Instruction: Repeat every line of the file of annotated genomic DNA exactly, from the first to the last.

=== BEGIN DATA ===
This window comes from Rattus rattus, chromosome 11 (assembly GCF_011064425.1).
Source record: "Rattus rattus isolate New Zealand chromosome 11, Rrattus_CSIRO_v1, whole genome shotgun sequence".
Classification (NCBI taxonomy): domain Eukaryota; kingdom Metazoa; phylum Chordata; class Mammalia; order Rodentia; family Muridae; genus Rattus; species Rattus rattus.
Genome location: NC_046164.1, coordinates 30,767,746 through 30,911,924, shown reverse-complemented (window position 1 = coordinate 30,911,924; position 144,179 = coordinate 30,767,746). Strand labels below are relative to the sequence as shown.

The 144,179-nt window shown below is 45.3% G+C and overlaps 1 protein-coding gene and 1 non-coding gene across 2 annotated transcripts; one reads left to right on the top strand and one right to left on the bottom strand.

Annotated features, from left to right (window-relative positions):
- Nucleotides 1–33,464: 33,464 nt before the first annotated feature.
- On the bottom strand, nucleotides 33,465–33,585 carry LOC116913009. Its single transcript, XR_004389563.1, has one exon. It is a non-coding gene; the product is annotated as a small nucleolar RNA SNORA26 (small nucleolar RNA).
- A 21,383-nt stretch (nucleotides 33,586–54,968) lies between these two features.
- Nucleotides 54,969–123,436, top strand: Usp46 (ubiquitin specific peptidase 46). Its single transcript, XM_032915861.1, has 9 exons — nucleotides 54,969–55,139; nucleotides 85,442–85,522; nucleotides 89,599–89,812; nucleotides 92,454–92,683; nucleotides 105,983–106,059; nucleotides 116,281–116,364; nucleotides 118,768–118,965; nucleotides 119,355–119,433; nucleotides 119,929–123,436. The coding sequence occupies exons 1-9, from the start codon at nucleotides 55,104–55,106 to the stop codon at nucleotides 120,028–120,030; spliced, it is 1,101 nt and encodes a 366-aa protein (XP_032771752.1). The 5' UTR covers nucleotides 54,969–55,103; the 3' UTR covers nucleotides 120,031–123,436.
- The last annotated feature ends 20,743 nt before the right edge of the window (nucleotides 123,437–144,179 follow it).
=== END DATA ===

This window comes from Rattus rattus, chromosome 11 (assembly GCF_011064425.1).
Source record: "Rattus rattus isolate New Zealand chromosome 11, Rrattus_CSIRO_v1, whole genome shotgun sequence".
Classification (NCBI taxonomy): domain Eukaryota; kingdom Metazoa; phylum Chordata; class Mammalia; order Rodentia; family Muridae; genus Rattus; species Rattus rattus.
Genome location: NC_046164.1, coordinates 30,767,746 through 30,911,924, shown reverse-complemented (window position 1 = coordinate 30,911,924; position 144,179 = coordinate 30,767,746). Strand labels below are relative to the sequence as shown.

The 144,179-nt window shown below is 45.3% G+C and overlaps 1 protein-coding gene and 1 non-coding gene across 2 annotated transcripts; one reads left to right on the top strand and one right to left on the bottom strand.

Annotated features, from left to right (window-relative positions):
- Nucleotides 1–33,464: 33,464 nt before the first annotated feature.
- On the bottom strand, nucleotides 33,465–33,585 carry LOC116913009. Its single transcript, XR_004389563.1, has one exon. It is a non-coding gene; the product is annotated as a small nucleolar RNA SNORA26 (small nucleolar RNA).
- A 21,383-nt stretch (nucleotides 33,586–54,968) lies between these two features.
- Nucleotides 54,969–123,436, top strand: Usp46 (ubiquitin specific peptidase 46). Its single transcript, XM_032915861.1, has 9 exons — nucleotides 54,969–55,139; nucleotides 85,442–85,522; nucleotides 89,599–89,812; nucleotides 92,454–92,683; nucleotides 105,983–106,059; nucleotides 116,281–116,364; nucleotides 118,768–118,965; nucleotides 119,355–119,433; nucleotides 119,929–123,436. The coding sequence occupies exons 1-9, from the start codon at nucleotides 55,104–55,106 to the stop codon at nucleotides 120,028–120,030; spliced, it is 1,101 nt and encodes a 366-aa protein (XP_032771752.1). The 5' UTR covers nucleotides 54,969–55,103; the 3' UTR covers nucleotides 120,031–123,436.
- The last annotated feature ends 20,743 nt before the right edge of the window (nucleotides 123,437–144,179 follow it).